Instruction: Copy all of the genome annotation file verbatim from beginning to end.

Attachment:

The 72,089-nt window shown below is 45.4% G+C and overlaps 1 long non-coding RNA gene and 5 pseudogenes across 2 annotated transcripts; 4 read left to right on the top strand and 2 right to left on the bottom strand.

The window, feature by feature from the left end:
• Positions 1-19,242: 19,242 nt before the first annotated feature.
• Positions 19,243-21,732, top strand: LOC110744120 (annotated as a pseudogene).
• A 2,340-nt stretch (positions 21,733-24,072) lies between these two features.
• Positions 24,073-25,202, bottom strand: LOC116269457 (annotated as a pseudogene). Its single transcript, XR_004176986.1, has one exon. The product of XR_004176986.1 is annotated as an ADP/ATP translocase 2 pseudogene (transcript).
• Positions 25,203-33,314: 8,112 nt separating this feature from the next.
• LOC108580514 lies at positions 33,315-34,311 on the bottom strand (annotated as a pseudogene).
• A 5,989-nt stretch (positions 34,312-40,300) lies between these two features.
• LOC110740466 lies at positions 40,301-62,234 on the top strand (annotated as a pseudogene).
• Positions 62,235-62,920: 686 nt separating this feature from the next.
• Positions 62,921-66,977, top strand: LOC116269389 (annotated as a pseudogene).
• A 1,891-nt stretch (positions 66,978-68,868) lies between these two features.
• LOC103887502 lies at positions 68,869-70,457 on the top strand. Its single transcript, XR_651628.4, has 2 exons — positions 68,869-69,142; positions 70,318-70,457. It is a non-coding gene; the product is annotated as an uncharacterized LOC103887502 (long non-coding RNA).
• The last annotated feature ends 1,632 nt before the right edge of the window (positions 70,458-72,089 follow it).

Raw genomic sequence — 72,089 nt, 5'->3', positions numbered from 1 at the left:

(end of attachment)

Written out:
The 72,089-nt window shown below is 45.4% G+C and overlaps 1 long non-coding RNA gene and 5 pseudogenes across 2 annotated transcripts; 4 read left to right on the top strand and 2 right to left on the bottom strand.

The window, feature by feature from the left end:
• Positions 1-19,242: 19,242 nt before the first annotated feature.
• Positions 19,243-21,732, top strand: LOC110744120 (annotated as a pseudogene).
• A 2,340-nt stretch (positions 21,733-24,072) lies between these two features.
• Positions 24,073-25,202, bottom strand: LOC116269457 (annotated as a pseudogene). Its single transcript, XR_004176986.1, has one exon. The product of XR_004176986.1 is annotated as an ADP/ATP translocase 2 pseudogene (transcript).
• Positions 25,203-33,314: 8,112 nt separating this feature from the next.
• LOC108580514 lies at positions 33,315-34,311 on the bottom strand (annotated as a pseudogene).
• A 5,989-nt stretch (positions 34,312-40,300) lies between these two features.
• LOC110740466 lies at positions 40,301-62,234 on the top strand (annotated as a pseudogene).
• Positions 62,235-62,920: 686 nt separating this feature from the next.
• Positions 62,921-66,977, top strand: LOC116269389 (annotated as a pseudogene).
• A 1,891-nt stretch (positions 66,978-68,868) lies between these two features.
• LOC103887502 lies at positions 68,869-70,457 on the top strand. Its single transcript, XR_651628.4, has 2 exons — positions 68,869-69,142; positions 70,318-70,457. It is a non-coding gene; the product is annotated as an uncharacterized LOC103887502 (long non-coding RNA).
• The last annotated feature ends 1,632 nt before the right edge of the window (positions 70,458-72,089 follow it).

Raw genomic sequence — 72,089 nt, 5'->3', positions numbered from 1 at the left: